Emergency Housing: SMYAL operates an emergency housing program known as the SMYAL House. This residential program provides temporary shelter and support services for LGBTQ youth experiencing homelessness. The program aims to create a safe and inclusive environment where youth can access resources, receive counseling, and work toward securing stable housing.

Outreach and Education: SMYAL engages in community outreach and education efforts to raise awareness about LGBTQ youth homelessness. They work to educate the public, service providers, and policymakers about the unique challenges faced by LGBTQ youth and advocate for policies and practices that ensure their safety and well-being.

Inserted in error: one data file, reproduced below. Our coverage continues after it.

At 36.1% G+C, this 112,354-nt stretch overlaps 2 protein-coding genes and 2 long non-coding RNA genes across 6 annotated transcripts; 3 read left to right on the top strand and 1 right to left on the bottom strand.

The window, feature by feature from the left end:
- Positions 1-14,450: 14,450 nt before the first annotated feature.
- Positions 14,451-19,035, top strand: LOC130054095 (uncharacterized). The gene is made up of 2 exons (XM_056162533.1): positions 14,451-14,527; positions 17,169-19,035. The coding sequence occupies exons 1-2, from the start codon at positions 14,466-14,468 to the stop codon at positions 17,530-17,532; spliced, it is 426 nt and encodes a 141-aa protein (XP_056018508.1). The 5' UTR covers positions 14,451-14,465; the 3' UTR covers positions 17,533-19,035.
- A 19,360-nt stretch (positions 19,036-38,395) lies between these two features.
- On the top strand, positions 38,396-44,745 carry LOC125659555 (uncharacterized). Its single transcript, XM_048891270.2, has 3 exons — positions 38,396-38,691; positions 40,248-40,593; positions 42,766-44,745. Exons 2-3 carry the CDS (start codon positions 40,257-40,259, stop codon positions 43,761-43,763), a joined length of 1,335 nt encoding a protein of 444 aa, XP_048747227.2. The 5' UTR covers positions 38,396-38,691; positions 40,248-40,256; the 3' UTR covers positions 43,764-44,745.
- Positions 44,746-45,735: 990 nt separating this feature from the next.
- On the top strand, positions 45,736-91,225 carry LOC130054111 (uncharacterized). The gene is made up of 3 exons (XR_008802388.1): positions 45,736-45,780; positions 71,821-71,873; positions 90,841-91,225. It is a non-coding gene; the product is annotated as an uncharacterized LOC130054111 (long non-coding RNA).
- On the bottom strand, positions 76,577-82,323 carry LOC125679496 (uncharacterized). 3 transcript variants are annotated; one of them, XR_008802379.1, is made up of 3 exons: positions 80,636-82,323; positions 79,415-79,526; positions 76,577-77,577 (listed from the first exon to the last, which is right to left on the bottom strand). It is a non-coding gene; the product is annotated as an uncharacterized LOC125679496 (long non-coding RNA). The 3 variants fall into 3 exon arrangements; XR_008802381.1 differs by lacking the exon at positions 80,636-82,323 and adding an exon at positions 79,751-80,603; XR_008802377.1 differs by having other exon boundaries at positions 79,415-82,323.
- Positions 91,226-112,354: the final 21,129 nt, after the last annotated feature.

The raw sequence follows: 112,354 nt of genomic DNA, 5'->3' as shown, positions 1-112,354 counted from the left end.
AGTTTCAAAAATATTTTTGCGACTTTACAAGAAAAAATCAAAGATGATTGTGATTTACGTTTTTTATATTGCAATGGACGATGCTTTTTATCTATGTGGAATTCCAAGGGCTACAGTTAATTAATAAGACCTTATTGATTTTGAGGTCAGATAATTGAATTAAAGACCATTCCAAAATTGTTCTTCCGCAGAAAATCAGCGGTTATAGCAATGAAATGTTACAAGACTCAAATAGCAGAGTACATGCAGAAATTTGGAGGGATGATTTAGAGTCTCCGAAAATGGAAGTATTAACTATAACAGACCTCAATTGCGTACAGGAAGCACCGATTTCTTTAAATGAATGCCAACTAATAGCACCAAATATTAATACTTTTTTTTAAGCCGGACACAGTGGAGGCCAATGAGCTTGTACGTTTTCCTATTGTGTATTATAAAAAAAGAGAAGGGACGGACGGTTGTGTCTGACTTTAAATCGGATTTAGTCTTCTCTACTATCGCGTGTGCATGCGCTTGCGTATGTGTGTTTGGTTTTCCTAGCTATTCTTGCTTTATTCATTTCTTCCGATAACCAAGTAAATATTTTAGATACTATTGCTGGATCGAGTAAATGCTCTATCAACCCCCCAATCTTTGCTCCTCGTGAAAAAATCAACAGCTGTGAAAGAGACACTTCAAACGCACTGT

Supportive Services: SMYAL offers a range of supportive services to LGBTQ youth, including case management, mental health counseling, employment assistance, and educational support. These services aim to address the underlying issues that contribute to youth homelessness and help young people build resilience and self-sufficiency.

Wanda Alston Foundation. The Wanda Alston Foundation is dedicated to ensuring that LGBTQ youth have access to services that improve their overall quality of life. Donations naturally continue their work to change the lives of LGBTQ homeless and at-risk youth for the better. Remote volunteer opportunities are available until we resume in-person volunteering. Current volunteer projects include: Social media management, website management, fundraising, policy review and development, and communications. Check out their website for ways to get involved.

Scott Bloom is senior property manager and owner, Columbia Property Management.


Real Estate